Dug: Fucking A and you know, it was really good to play because Jon writes complicated songs and they're not like bad complicated, like put you to sleep or anything but they're good in a sense that they're talented so I like that.

PSF: Did you do any recording?

Dug: Yeah we did, like not studio stuff, I think we did like a basement thing that we just ripped or just dumped to a CD that I have at my house somewhere.

PSF: Not officially released but kind of available to friends and that kind of thing?

Dug: Yeah. Once we played at my neighborhood pool which was a fucking trip. We all went in there with our scary looks and our Marshall stacks to this pool with all of these nice, suburban people and their kids.

PSF: Sounds comical.

Dug: I do play a bit with some of the other dads in the neighborhood. I was playing upright (bass) for a while until my upright kind of became unplayable so I've been playing electric lately. So that's what I'm doing these days. I figure eventually I'll get back to playing regular again.

PSF: And the Beefeater reunion gig, when is that happening?

Dug: (Laughs). Oh, I don't know man.

PSF: Something to hope for in the future, I guess. Any last thoughts, thinking back on the decades of playing in all of the various bands?

Dug: Well, I never would have thought that I could have done the things I ended up doing like at the start of Beefeater. I have to credit Fred... like the general idea was "We want you to do this." And then Fred picks up a bass and goes 'bong chica bong,' just like beautifully sounding, awesome slapping. I never would have thought I could do that but yet like somehow it happened. So all of these bands just have been a real awesome experience in humanity, it just reminded me of that All-Scars title, Introduction to Humanity because I was able to do things that I had no idea were possible for me ever, like originally had just assumed that I wasn't going to be able to do but once I dropped that mentality, I was actually able to like make this change that brought me a lot of happiness, so and I'm really grateful for the experience.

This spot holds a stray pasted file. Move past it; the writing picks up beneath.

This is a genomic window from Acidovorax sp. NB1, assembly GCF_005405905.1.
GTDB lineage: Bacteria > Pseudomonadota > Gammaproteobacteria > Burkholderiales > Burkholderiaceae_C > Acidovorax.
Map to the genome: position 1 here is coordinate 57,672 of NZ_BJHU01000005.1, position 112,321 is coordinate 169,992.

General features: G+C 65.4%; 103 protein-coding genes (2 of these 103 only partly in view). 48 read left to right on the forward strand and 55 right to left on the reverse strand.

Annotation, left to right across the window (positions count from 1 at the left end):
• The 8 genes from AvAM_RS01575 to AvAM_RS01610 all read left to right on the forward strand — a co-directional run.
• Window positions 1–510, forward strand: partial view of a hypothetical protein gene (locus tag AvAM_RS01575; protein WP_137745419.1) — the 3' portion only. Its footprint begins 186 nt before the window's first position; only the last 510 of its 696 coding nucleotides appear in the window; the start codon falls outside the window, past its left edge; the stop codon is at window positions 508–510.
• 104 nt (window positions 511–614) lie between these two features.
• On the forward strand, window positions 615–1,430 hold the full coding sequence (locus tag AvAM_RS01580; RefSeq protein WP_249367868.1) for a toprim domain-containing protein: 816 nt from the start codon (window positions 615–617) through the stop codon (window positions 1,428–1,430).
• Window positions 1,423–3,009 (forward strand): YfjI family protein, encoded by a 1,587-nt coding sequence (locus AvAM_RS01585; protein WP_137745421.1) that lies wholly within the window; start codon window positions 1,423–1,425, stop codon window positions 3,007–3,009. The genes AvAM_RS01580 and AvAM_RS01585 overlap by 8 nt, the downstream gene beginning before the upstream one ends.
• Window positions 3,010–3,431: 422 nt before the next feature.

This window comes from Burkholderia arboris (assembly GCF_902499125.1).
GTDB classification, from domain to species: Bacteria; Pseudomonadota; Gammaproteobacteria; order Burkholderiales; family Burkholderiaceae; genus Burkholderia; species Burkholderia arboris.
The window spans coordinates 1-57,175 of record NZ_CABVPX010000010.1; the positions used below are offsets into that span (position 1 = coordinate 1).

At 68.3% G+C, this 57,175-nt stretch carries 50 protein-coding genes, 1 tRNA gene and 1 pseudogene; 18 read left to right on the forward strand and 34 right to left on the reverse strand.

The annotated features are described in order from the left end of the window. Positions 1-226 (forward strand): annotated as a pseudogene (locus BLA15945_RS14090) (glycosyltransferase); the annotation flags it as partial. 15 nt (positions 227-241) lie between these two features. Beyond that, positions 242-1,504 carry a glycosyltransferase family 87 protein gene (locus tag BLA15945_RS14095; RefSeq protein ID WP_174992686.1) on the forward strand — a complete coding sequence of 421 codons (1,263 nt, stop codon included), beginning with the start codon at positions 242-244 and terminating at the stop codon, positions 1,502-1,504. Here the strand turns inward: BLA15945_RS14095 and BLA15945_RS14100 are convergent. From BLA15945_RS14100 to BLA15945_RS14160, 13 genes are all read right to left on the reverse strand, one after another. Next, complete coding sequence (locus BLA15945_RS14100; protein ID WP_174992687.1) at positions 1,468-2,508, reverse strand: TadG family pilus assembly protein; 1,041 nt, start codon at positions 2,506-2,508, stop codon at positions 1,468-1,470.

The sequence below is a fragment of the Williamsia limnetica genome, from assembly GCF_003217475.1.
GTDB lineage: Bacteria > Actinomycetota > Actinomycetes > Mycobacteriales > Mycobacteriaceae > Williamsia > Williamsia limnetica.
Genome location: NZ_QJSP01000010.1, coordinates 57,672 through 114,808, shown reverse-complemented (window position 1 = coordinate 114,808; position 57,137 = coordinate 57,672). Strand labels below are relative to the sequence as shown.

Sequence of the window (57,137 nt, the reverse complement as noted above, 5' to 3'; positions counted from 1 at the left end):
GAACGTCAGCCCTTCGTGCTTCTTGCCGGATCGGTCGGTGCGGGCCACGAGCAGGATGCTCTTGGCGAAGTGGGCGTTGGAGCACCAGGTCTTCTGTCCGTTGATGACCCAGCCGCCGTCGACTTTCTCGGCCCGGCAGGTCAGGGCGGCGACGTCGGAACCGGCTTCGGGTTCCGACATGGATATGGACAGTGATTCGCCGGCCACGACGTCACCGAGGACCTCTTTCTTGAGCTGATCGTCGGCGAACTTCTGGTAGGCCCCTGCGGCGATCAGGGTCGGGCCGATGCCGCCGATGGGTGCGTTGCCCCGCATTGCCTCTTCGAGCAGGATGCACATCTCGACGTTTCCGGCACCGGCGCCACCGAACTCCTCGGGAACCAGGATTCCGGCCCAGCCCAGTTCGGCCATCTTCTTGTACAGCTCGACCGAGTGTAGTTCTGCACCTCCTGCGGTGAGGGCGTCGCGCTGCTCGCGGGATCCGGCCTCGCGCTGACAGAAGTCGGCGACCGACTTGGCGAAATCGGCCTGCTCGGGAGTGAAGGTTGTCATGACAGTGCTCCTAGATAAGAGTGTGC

Underground Solider - "Sunday Slaughter" from V/A Bouncing Babies LP (1985 FOY)
Underground Solider - Fun Before Profit! LP (1985 Speed of Sound)
Beefeater - Plays For Lovers LP (1985 Dischord)
Beefeater - "Wars In Space" from V/A - Alive & Kicking 7" EP (1985 WGNS)
Beefeater - Need A Job 12" EP (1986 Olive Tree/Wetspots UK)
Beefeater - House Burning Down LP (1987 Dischord)
Beefeater - Plays For Lovers / House Burning Down CD (1991 Dischord)
Beefeater - "Just Things" from V/A 20 Years of Dischord 3xCD (2002 Dischord)
Fidelity Jones - Piltdown Lad 12" EP (1989 Dischord)
Fidelity Jones - "Venus On Lovely" 7" (1990 Dischord)
Fidelity Jones - "Blood Stone Burn" from V/A State of the Union LP (1994 Dischord)
Fidelity Jones - "Destructor" from V/A 20 Years of Dischord 3xCD (2002 Dischord)
Suture - "Goodgirl," "Falling," "Secret Language," "Pretty Is" from A Wonderful Treat tape (1991 no label)
Suture - s/t 7" EP (1992 Decomposition/Dischord)
Rain Like The Sound Of Trains - "Bad Man's Grave" 7" (1993 Dischord)
Rain Like The Sound Of Trains - What I Want 7" (1993 Dischord)
Rain Like The Sound Of Trains - s/t LP (1994 Dischord)
Rain Like The Sound Of Trains - Incoming 7" EP (1995 Spring)
Las Mordidas / Mukilteo Fairies - split 7" EP (1994 Honey Bear)
Las Mordidas - "Surrounded" 7" (1994 Compulsiv/Dischord)
Las Mordidas "1,2,1,2" and "Washer/Dryer" from WGNS Gots No Station Compilation - Vol. 2 (1994 WGNS)
All Scars - Early Ambient LP (1997 Slowdime/Dischord)
All Scars - Bushu 7" EP (1998 Ace Fu)
All Scars - Introduction to Humanity (1999 Slow Dime)

(If you didn't start at the start, here's See Part I of the Dug E. Bird interview)